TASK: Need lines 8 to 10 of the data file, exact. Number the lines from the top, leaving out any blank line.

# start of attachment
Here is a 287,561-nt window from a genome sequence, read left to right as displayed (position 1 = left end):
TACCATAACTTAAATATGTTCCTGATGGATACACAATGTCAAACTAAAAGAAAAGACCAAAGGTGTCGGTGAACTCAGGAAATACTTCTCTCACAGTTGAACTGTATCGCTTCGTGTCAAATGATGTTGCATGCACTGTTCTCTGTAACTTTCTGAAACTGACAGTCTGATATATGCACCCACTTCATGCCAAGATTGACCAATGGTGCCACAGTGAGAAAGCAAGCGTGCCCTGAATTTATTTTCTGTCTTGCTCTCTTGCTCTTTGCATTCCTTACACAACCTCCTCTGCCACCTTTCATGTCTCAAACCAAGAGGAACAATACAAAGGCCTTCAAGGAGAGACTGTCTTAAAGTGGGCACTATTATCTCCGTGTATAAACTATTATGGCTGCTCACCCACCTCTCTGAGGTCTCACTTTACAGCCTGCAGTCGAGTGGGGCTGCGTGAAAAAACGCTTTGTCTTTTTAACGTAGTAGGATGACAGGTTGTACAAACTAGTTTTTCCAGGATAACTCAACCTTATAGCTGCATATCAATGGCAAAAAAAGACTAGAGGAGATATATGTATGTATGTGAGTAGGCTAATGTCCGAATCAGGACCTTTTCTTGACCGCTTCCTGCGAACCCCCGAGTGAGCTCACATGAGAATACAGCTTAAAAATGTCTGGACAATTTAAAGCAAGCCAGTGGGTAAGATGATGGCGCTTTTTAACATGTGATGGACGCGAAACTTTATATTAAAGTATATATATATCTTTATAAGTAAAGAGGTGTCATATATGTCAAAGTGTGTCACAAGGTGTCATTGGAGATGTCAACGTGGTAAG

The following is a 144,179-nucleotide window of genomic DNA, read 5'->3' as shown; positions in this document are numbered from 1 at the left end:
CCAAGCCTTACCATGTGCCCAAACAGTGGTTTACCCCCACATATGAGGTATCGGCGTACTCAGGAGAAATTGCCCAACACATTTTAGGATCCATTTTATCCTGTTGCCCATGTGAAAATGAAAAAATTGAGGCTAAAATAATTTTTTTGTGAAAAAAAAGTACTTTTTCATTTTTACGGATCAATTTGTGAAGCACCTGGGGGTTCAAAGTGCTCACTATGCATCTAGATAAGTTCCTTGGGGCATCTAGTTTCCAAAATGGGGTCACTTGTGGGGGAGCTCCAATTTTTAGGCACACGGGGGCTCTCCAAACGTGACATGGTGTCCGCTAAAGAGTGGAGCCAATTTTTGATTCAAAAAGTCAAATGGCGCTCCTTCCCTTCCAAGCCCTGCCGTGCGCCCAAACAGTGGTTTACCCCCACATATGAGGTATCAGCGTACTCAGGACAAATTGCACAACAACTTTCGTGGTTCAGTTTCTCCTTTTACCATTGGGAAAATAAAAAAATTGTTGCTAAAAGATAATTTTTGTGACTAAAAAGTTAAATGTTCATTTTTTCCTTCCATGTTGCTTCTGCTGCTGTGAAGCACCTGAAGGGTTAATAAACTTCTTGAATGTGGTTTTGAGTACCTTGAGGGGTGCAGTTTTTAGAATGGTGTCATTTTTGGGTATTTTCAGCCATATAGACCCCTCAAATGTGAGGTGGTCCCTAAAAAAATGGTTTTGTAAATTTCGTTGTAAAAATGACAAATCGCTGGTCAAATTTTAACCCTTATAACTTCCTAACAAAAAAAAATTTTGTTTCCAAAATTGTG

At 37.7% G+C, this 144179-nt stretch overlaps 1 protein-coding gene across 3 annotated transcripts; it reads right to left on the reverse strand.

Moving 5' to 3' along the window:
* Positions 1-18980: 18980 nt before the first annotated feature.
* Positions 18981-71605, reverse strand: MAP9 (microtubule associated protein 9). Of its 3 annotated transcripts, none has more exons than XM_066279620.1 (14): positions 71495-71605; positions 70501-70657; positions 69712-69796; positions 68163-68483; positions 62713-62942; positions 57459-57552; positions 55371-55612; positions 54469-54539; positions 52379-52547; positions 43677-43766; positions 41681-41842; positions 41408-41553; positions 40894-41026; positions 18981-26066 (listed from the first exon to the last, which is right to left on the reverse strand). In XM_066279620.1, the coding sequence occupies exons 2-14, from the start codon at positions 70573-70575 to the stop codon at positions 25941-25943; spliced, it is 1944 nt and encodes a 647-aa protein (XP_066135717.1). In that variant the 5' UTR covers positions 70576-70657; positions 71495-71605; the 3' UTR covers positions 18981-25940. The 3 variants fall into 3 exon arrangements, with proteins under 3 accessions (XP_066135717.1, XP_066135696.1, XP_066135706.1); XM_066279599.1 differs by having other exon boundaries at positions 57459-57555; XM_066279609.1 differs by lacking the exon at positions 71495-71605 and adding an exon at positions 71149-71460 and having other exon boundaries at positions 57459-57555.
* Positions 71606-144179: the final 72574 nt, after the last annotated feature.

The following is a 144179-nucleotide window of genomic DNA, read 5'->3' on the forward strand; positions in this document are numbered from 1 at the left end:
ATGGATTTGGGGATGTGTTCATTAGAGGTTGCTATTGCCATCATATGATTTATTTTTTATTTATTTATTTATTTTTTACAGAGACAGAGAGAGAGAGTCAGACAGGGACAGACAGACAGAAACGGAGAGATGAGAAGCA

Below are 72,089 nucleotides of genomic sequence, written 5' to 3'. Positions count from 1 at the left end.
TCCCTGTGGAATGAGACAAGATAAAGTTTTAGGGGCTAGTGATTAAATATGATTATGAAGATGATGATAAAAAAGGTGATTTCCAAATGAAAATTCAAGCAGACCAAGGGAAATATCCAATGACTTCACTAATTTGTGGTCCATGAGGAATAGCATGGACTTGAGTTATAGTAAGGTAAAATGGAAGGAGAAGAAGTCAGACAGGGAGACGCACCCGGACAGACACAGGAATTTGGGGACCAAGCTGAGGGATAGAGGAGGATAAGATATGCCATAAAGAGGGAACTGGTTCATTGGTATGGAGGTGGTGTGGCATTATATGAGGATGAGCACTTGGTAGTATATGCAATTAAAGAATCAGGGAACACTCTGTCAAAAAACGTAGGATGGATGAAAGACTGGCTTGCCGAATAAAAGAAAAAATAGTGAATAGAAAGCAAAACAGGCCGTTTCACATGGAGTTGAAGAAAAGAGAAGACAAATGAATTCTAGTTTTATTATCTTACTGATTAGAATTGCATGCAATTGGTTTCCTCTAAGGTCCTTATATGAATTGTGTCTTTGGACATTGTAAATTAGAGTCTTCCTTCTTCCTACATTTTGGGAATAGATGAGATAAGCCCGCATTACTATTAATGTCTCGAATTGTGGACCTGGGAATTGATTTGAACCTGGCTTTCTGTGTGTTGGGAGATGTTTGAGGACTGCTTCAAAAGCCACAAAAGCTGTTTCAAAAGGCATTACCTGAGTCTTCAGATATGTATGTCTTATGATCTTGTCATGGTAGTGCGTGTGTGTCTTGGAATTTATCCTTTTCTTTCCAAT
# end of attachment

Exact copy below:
* Positions 18981-71605, reverse strand: MAP9 (microtubule associated protein 9). Of its 3 annotated transcripts, none has more exons than XM_066279620.1 (14): positions 71495-71605; positions 70501-70657; positions 69712-69796; positions 68163-68483; positions 62713-62942; positions 57459-57552; positions 55371-55612; positions 54469-54539; positions 52379-52547; positions 43677-43766; positions 41681-41842; positions 41408-41553; positions 40894-41026; positions 18981-26066 (listed from the first exon to the last, which is right to left on the reverse strand). In XM_066279620.1, the coding sequence occupies exons 2-14, from the start codon at positions 70573-70575 to the stop codon at positions 25941-25943; spliced, it is 1944 nt and encodes a 647-aa protein (XP_066135717.1). In that variant the 5' UTR covers positions 70576-70657; positions 71495-71605; the 3' UTR covers positions 18981-25940. The 3 variants fall into 3 exon arrangements, with proteins under 3 accessions (XP_066135717.1, XP_066135696.1, XP_066135706.1); XM_066279599.1 differs by having other exon boundaries at positions 57459-57555; XM_066279609.1 differs by lacking the exon at positions 71495-71605 and adding an exon at positions 71149-71460 and having other exon boundaries at positions 57459-57555.
* Positions 71606-144179: the final 72574 nt, after the last annotated feature.

The following is a 144179-nucleotide window of genomic DNA, read 5'->3' on the forward strand; positions in this document are numbered from 1 at the left end: